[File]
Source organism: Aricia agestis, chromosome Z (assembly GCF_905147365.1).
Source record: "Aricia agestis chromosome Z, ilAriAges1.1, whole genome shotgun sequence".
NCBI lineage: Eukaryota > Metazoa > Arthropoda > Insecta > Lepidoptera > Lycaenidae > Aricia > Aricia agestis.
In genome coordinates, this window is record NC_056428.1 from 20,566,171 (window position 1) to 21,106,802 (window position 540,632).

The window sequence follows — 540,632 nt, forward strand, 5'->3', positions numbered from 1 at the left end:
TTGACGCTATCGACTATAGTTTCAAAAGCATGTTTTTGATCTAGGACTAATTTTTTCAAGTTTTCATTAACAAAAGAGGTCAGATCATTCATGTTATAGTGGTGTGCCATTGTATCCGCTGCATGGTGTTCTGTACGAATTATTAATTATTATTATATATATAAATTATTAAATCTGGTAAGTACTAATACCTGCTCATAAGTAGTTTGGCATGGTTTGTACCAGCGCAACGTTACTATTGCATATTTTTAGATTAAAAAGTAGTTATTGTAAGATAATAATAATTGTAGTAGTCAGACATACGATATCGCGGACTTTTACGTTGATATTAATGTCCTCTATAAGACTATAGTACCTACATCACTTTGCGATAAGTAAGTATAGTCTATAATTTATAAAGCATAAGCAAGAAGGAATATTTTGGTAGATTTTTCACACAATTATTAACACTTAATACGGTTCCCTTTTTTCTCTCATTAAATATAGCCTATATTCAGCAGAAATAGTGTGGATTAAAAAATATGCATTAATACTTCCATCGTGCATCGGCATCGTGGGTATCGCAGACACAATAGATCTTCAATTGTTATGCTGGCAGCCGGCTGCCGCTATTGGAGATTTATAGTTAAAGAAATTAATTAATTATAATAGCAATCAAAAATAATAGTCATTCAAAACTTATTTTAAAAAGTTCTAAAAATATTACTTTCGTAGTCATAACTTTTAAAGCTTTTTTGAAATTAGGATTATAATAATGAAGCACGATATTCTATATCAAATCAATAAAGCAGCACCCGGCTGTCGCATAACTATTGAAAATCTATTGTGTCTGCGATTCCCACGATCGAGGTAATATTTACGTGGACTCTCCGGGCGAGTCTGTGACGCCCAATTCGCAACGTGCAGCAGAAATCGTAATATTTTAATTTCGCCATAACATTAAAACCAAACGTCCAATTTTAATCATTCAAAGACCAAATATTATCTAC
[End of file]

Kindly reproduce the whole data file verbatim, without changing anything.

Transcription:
Source organism: Aricia agestis, chromosome Z (assembly GCF_905147365.1).
Source record: "Aricia agestis chromosome Z, ilAriAges1.1, whole genome shotgun sequence".
NCBI lineage: Eukaryota > Metazoa > Arthropoda > Insecta > Lepidoptera > Lycaenidae > Aricia > Aricia agestis.
In genome coordinates, this window is record NC_056428.1 from 20,566,171 (window position 1) to 21,106,802 (window position 540,632).

The window sequence follows — 540,632 nt, forward strand, 5'->3', positions numbered from 1 at the left end:
TTGACGCTATCGACTATAGTTTCAAAAGCATGTTTTTGATCTAGGACTAATTTTTTCAAGTTTTCATTAACAAAAGAGGTCAGATCATTCATGTTATAGTGGTGTGCCATTGTATCCGCTGCATGGTGTTCTGTACGAATTATTAATTATTATTATATATATAAATTATTAAATCTGGTAAGTACTAATACCTGCTCATAAGTAGTTTGGCATGGTTTGTACCAGCGCAACGTTACTATTGCATATTTTTAGATTAAAAAGTAGTTATTGTAAGATAATAATAATTGTAGTAGTCAGACATACGATATCGCGGACTTTTACGTTGATATTAATGTCCTCTATAAGACTATAGTACCTACATCACTTTGCGATAAGTAAGTATAGTCTATAATTTATAAAGCATAAGCAAGAAGGAATATTTTGGTAGATTTTTCACACAATTATTAACACTTAATACGGTTCCCTTTTTTCTCTCATTAAATATAGCCTATATTCAGCAGAAATAGTGTGGATTAAAAAATATGCATTAATACTTCCATCGTGCATCGGCATCGTGGGTATCGCAGACACAATAGATCTTCAATTGTTATGCTGGCAGCCGGCTGCCGCTATTGGAGATTTATAGTTAAAGAAATTAATTAATTATAATAGCAATCAAAAATAATAGTCATTCAAAACTTATTTTAAAAAGTTCTAAAAATATTACTTTCGTAGTCATAACTTTTAAAGCTTTTTTGAAATTAGGATTATAATAATGAAGCACGATATTCTATATCAAATCAATAAAGCAGCACCCGGCTGTCGCATAACTATTGAAAATCTATTGTGTCTGCGATTCCCACGATCGAGGTAATATTTACGTGGACTCTCCGGGCGAGTCTGTGACGCCCAATTCGCAACGTGCAGCAGAAATCGTAATATTTTAATTTCGCCATAACATTAAAACCAAACGTCCAATTTTAATCATTCAAAGACCAAATATTATCTAC